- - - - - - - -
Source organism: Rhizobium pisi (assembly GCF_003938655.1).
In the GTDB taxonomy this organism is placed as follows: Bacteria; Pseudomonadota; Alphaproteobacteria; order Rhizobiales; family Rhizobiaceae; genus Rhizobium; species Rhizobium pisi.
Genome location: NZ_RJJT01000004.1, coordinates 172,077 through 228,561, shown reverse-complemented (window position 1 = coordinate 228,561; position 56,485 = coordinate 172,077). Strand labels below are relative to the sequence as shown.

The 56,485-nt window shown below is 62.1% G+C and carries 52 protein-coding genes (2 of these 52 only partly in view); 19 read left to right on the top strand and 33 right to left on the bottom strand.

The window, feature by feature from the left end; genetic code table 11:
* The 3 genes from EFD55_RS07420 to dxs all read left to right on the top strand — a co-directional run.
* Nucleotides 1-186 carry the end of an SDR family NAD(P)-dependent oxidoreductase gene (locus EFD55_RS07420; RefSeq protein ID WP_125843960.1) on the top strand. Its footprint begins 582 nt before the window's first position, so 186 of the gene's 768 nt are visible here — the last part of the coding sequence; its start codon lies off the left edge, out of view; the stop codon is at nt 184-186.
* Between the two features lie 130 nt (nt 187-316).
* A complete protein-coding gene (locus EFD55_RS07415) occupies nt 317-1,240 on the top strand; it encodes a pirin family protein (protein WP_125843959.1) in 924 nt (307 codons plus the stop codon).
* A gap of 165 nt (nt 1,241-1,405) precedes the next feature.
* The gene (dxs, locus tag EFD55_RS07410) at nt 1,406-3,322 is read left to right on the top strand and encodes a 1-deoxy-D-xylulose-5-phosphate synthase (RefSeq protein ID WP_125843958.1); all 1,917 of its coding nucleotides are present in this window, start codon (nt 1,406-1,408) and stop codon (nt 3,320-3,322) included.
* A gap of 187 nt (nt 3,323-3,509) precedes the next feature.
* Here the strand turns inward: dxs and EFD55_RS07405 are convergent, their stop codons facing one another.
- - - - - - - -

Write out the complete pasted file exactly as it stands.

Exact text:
Source organism: Rhizobium pisi (assembly GCF_003938655.1).
In the GTDB taxonomy this organism is placed as follows: Bacteria; Pseudomonadota; Alphaproteobacteria; order Rhizobiales; family Rhizobiaceae; genus Rhizobium; species Rhizobium pisi.
Genome location: NZ_RJJT01000004.1, coordinates 172,077 through 228,561, shown reverse-complemented (window position 1 = coordinate 228,561; position 56,485 = coordinate 172,077). Strand labels below are relative to the sequence as shown.

The 56,485-nt window shown below is 62.1% G+C and carries 52 protein-coding genes (2 of these 52 only partly in view); 19 read left to right on the top strand and 33 right to left on the bottom strand.

The window, feature by feature from the left end; genetic code table 11:
* The 3 genes from EFD55_RS07420 to dxs all read left to right on the top strand — a co-directional run.
* Nucleotides 1-186 carry the end of an SDR family NAD(P)-dependent oxidoreductase gene (locus EFD55_RS07420; RefSeq protein ID WP_125843960.1) on the top strand. Its footprint begins 582 nt before the window's first position, so 186 of the gene's 768 nt are visible here — the last part of the coding sequence; its start codon lies off the left edge, out of view; the stop codon is at nt 184-186.
* Between the two features lie 130 nt (nt 187-316).
* A complete protein-coding gene (locus EFD55_RS07415) occupies nt 317-1,240 on the top strand; it encodes a pirin family protein (protein WP_125843959.1) in 924 nt (307 codons plus the stop codon).
* A gap of 165 nt (nt 1,241-1,405) precedes the next feature.
* The gene (dxs, locus tag EFD55_RS07410) at nt 1,406-3,322 is read left to right on the top strand and encodes a 1-deoxy-D-xylulose-5-phosphate synthase (RefSeq protein ID WP_125843958.1); all 1,917 of its coding nucleotides are present in this window, start codon (nt 1,406-1,408) and stop codon (nt 3,320-3,322) included.
* A gap of 187 nt (nt 3,323-3,509) precedes the next feature.
* Here the strand turns inward: dxs and EFD55_RS07405 are convergent, their stop codons facing one another.